Because the founders used “he” to refer to the president, does this mean you don’t believe that a woman can serve in that office?
Because the authors of the 14th Amendment didn’t think about women or gays when they drew up the equal rights protection, does that mean you don’t think it applies to women or gays?
Judge Gorsuch replied that such questions show a misunderstanding of what “originalism” means. That approach does not look for meaning in subjective interpretations of readers, whether of the time it was written or today. Rather, it looks for meaning in what the law says.
To discern that, you have to research what the words meant to the lawmakers who passed the law; that is, their original intent. But to interpret (or throw out) a law based on speculation about the personal beliefs of the authors–as opposed to what they said–is more like what liberal interpreters do when they interpret the laws according to their own personal beliefs. Thus, “originalism” refers to the original language, not historical origins.
That is, originalists believe that the meaning of language and thus the law is objective, not subjective. The 14th Amendment guarantees the equal protection of the laws to all Americans, so that would include categories of Americans that the authors didn’t think of at the time.
The rule of law, notes an editorial on the subject (quoted and excerpted after the jump), depends on the law having an objective meaning.
This debate reminds me of different approaches to the Bible. Do we interpret it according to what we want it to mean? That’s basically the approach of liberal theology. Or do we believe in what it says?
Throughout the weeks leading up to Judge Neil Gorsuch’s Supreme Court confirmation hearings, the Left took aim at his “originalist” view of the law, the philosophy he candidly shares in common with the late Justice Antonin Scalia.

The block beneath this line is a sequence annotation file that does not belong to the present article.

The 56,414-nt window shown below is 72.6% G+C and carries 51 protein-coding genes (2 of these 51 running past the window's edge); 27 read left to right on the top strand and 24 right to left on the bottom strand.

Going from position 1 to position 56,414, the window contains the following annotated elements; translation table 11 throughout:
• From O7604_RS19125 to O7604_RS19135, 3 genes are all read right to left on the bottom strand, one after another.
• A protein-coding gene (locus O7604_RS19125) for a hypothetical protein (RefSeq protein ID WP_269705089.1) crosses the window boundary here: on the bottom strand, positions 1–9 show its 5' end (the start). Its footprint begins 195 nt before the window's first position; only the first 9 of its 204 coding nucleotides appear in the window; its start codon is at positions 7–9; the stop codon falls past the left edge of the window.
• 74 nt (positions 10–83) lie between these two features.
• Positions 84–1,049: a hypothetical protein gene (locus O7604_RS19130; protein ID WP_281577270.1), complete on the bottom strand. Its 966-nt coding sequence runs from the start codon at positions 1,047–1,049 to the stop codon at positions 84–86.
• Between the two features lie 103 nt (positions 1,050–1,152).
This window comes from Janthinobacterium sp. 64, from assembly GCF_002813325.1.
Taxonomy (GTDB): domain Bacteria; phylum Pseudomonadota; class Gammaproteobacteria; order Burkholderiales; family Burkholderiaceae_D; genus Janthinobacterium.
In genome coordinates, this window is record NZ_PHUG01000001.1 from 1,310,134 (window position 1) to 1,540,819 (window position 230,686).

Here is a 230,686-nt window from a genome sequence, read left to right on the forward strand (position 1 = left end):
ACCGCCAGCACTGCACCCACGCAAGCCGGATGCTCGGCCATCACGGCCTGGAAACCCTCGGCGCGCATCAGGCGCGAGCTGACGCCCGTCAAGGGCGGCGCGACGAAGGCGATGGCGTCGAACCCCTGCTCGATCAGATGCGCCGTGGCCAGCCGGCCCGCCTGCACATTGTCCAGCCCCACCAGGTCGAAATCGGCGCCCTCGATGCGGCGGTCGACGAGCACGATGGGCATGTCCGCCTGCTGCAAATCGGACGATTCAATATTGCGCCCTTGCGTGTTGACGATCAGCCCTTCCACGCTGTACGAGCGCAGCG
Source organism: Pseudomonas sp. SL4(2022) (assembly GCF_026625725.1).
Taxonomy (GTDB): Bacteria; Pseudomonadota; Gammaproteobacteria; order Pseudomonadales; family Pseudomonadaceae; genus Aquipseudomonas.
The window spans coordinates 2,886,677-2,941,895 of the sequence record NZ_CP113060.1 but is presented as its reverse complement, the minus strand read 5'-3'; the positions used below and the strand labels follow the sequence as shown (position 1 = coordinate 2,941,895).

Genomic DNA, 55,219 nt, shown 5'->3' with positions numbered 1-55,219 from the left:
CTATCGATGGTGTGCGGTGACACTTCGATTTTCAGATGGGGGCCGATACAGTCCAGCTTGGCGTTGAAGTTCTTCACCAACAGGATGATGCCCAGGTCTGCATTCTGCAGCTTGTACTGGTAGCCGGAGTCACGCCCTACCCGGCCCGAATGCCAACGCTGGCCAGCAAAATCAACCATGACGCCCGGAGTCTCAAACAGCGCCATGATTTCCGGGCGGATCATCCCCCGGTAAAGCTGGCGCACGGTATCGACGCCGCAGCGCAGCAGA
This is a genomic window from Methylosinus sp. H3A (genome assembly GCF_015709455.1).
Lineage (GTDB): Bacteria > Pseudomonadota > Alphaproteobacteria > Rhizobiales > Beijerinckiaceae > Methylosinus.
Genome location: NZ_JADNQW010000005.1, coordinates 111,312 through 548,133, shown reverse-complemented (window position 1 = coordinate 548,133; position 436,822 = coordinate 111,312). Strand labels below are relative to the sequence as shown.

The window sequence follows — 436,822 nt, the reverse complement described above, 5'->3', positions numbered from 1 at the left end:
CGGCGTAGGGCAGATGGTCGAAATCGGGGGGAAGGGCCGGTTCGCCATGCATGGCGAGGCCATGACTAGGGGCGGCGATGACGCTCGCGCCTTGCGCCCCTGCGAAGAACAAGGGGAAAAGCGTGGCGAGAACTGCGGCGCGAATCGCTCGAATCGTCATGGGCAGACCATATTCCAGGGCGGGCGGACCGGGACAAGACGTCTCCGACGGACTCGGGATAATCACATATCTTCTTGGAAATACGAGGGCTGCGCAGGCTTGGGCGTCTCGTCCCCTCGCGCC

Liberal commentators have presented characteristically obtuse explanations of what “originalism” or “textualism” means. In the hearings, Democratic senators followed suit.
Sen. Amy Klobuchar, D-Minn., asked whether, given the Constitution’s use of the word “he” to describe the president, an originalist can believe that a woman could become president. Sen. Dianne Feinstein, D-Calif., the ranking Democrat on the Judiciary Committee, grossly mischaracterized Scalia (who is no longer around to defend himself) in asking a question presumably written for her by a rabid staffer: “Do you agree with Justice Scalia’s statements that originalism means that there is no protection for women or gays and lesbians under the equal-protection law because this was not the intent or the understanding of those who drafted the 14th Amendment in 1868?”
It would, in fact, be the opposite of originalism to interpret the law according to hidden racist or sexist ideas or intentions supposedly in the minds of its drafters. Gorsuch explained this to Feinstein in his reply, one of his most illuminating statements in the entire confirmation process.
“The point of originalism,” Gorsuch explained patiently to Feinstein, “is to strive to understand what the words on the page mean. Not import words that come from us, but apply what you, the people’s representative, the lawmakers, have done … I think that guarantee — equal protection of the laws guarantee in the 14th Amendment, that it took a civil war for this country to win — is maybe the most radical guarantee in all of the Constitution, and maybe in all of human history. It’s a fantastic thing, and that’s why it is chiseled in Vermont marble above the entrance to the Supreme Court of the United States.”
With this explanation, Gorsuch explained not just originalism, but also the very purpose and importance of written law.
Illustration by KAZ Vorpal, Flickr, Creative Commons License